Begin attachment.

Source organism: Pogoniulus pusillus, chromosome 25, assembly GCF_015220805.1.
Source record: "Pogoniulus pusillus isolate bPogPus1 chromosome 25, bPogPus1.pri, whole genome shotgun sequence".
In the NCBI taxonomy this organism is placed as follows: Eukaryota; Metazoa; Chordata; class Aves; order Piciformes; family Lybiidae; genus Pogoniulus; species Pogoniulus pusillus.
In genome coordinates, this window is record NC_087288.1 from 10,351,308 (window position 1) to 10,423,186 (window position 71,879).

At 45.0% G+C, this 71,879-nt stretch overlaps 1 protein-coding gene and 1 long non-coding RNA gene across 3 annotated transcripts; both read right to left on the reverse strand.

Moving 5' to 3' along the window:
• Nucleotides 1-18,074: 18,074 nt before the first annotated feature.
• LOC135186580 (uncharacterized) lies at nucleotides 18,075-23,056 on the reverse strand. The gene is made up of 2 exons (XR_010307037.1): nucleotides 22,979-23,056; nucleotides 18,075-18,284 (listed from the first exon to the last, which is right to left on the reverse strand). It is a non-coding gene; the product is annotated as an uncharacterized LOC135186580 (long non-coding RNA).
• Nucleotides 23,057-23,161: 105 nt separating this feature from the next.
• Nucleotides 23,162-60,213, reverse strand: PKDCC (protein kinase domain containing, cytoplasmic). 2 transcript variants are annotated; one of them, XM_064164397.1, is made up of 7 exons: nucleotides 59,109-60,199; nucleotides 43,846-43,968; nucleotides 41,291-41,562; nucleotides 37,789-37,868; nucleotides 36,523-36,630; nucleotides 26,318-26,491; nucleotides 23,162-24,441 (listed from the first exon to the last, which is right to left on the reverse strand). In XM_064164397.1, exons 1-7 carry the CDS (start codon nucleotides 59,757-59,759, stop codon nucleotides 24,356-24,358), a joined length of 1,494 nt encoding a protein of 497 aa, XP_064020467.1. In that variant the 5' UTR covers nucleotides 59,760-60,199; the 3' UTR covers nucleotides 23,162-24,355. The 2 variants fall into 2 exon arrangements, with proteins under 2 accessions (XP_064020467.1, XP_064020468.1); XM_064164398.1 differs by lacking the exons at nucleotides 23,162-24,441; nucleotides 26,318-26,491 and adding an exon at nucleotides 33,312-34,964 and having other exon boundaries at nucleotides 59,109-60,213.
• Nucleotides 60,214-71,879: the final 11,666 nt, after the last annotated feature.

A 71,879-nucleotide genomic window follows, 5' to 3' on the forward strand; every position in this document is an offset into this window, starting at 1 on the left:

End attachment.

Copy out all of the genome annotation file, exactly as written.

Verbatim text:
Source organism: Pogoniulus pusillus, chromosome 25, assembly GCF_015220805.1.
Source record: "Pogoniulus pusillus isolate bPogPus1 chromosome 25, bPogPus1.pri, whole genome shotgun sequence".
In the NCBI taxonomy this organism is placed as follows: Eukaryota; Metazoa; Chordata; class Aves; order Piciformes; family Lybiidae; genus Pogoniulus; species Pogoniulus pusillus.
In genome coordinates, this window is record NC_087288.1 from 10,351,308 (window position 1) to 10,423,186 (window position 71,879).

At 45.0% G+C, this 71,879-nt stretch overlaps 1 protein-coding gene and 1 long non-coding RNA gene across 3 annotated transcripts; both read right to left on the reverse strand.

Moving 5' to 3' along the window:
• Nucleotides 1-18,074: 18,074 nt before the first annotated feature.
• LOC135186580 (uncharacterized) lies at nucleotides 18,075-23,056 on the reverse strand. The gene is made up of 2 exons (XR_010307037.1): nucleotides 22,979-23,056; nucleotides 18,075-18,284 (listed from the first exon to the last, which is right to left on the reverse strand). It is a non-coding gene; the product is annotated as an uncharacterized LOC135186580 (long non-coding RNA).
• Nucleotides 23,057-23,161: 105 nt separating this feature from the next.
• Nucleotides 23,162-60,213, reverse strand: PKDCC (protein kinase domain containing, cytoplasmic). 2 transcript variants are annotated; one of them, XM_064164397.1, is made up of 7 exons: nucleotides 59,109-60,199; nucleotides 43,846-43,968; nucleotides 41,291-41,562; nucleotides 37,789-37,868; nucleotides 36,523-36,630; nucleotides 26,318-26,491; nucleotides 23,162-24,441 (listed from the first exon to the last, which is right to left on the reverse strand). In XM_064164397.1, exons 1-7 carry the CDS (start codon nucleotides 59,757-59,759, stop codon nucleotides 24,356-24,358), a joined length of 1,494 nt encoding a protein of 497 aa, XP_064020467.1. In that variant the 5' UTR covers nucleotides 59,760-60,199; the 3' UTR covers nucleotides 23,162-24,355. The 2 variants fall into 2 exon arrangements, with proteins under 2 accessions (XP_064020467.1, XP_064020468.1); XM_064164398.1 differs by lacking the exons at nucleotides 23,162-24,441; nucleotides 26,318-26,491 and adding an exon at nucleotides 33,312-34,964 and having other exon boundaries at nucleotides 59,109-60,213.
• Nucleotides 60,214-71,879: the final 11,666 nt, after the last annotated feature.

A 71,879-nucleotide genomic window follows, 5' to 3' on the forward strand; every position in this document is an offset into this window, starting at 1 on the left: